shot if you need it.
is riddled with “Survivorship Bias”. Basically, it is trying to learn from
successful people. However, it wouldn’t make sense because if everyone started
learning the things that successful people do, then that would average out the
level of success, and in the end, we would be where we started, although at a
higher relative standard. If that didn’t make sense, I will use my example of
training in Calgary for badminton. I was able to play the Alberta Series
tournaments and attain prize money which helped fund the way for a lot of my
training and traveling. However, if other players wanted to do the same and
made the competition harder, there would be less to go around for all of us.
Perhaps I was only able to make it as far as I could because I was the only one
in the system. Another way to put it is that if we fully funded a couple of
players/teams in Badminton Canada, instead of the entire National Team, the
results may be better. I could publish a book on how to make the Olympics for
Badminton in Canada, but it’s just a personal story; just a simple anecdote;
just a simple experiment with sample size n=1. If 2 people tried to copy it, it
wouldn’t be sustainable for both of them. I suppose there was a lot of luck
involved. Another example is about making money off the stock market. Sure,
there are winners, but there are a lot more losers: where are there stories? In an episode of “Hustling
America”, a UK television show starring Alexis Conran, he mentioned Las Vegas,
in which the city in all its glory was built from the many people who lost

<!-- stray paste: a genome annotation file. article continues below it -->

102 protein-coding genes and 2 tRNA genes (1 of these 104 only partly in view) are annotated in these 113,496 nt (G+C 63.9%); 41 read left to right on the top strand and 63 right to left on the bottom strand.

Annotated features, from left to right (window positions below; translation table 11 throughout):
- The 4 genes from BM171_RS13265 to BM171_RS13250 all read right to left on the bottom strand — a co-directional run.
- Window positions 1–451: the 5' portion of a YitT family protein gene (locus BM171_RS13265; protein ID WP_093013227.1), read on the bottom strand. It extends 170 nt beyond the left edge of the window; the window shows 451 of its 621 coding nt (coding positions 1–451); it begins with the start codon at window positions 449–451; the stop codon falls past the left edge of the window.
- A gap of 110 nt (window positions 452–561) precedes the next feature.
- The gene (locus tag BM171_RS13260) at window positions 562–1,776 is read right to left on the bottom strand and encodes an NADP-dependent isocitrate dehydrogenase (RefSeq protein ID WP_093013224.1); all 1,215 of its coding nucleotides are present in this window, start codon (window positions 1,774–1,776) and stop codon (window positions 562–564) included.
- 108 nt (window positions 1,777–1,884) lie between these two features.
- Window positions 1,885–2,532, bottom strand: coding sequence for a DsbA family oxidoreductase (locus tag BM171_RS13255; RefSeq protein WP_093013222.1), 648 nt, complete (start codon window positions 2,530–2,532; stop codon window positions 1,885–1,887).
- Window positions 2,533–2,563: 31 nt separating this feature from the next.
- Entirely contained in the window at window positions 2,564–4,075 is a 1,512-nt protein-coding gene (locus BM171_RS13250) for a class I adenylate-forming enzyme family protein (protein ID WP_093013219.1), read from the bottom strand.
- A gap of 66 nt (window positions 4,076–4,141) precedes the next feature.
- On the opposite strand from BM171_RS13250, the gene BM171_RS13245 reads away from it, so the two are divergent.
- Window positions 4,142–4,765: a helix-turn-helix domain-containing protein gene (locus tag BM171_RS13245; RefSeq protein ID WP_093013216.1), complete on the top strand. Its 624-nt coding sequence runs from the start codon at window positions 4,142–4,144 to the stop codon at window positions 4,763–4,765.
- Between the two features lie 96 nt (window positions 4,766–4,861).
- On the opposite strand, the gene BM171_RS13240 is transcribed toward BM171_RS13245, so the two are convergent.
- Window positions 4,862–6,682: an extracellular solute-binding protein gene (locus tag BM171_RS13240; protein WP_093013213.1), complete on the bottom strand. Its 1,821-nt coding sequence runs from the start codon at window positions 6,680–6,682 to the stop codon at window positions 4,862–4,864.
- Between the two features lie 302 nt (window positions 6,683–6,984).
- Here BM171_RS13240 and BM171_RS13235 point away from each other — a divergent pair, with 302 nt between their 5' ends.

their money. But before we end, we can make a counterpoint for experience,
where learning from someone else’s bad experience may be a worthwhile thing to
- Another problem with school is that it can be so broad. In elementary school, I had to learn French, Religion, and Music. I also did PE (which I thoroughly enjoyed). In Grade 4 I learned about classical music, latin-root words, and Greek mythology. Do you know why the “Are You Smarter Than A 5th Grader” TV show is so difficult? It’s because they just memorize facts… mundane, useless facts with such a broad range than doesn’t really relate to anything else. That’s where it gets difficult. Regardless, school needs to cater to a large population, so it has to be broad. As we get older, we get more specific: for example, in undergrad we can choose our faculty, and then we can choose to specialize even further in graduate studies. I like to think of it as a pyramid, where you are building your base first, and slowly narrowing that focus as you go higher. As you can see, a solid foundation will help you climbing up. If you are purely experience based, you would have a narrow base and you would be stacking it up on itself, kind of like stacking pop cans on each other. Some people may be successful, but for most, they can collapse and they would have to start again. Consider an entrepreneur with no degree. However, with that said, if you keep your base too broad, you won’t ever get very high.
Well, that actually marks about an hour, so I will proofread things a bit and I guess we’ll call it a day. I hope you’ve enjoyed the blog and I will do my best to continue blogging a bit more in the future. Comments are always welcome, except for spam (I get a lot of that actually), and I welcome other thoughts on the matter. Maybe I can learn something :)
Until next time!
Until next time!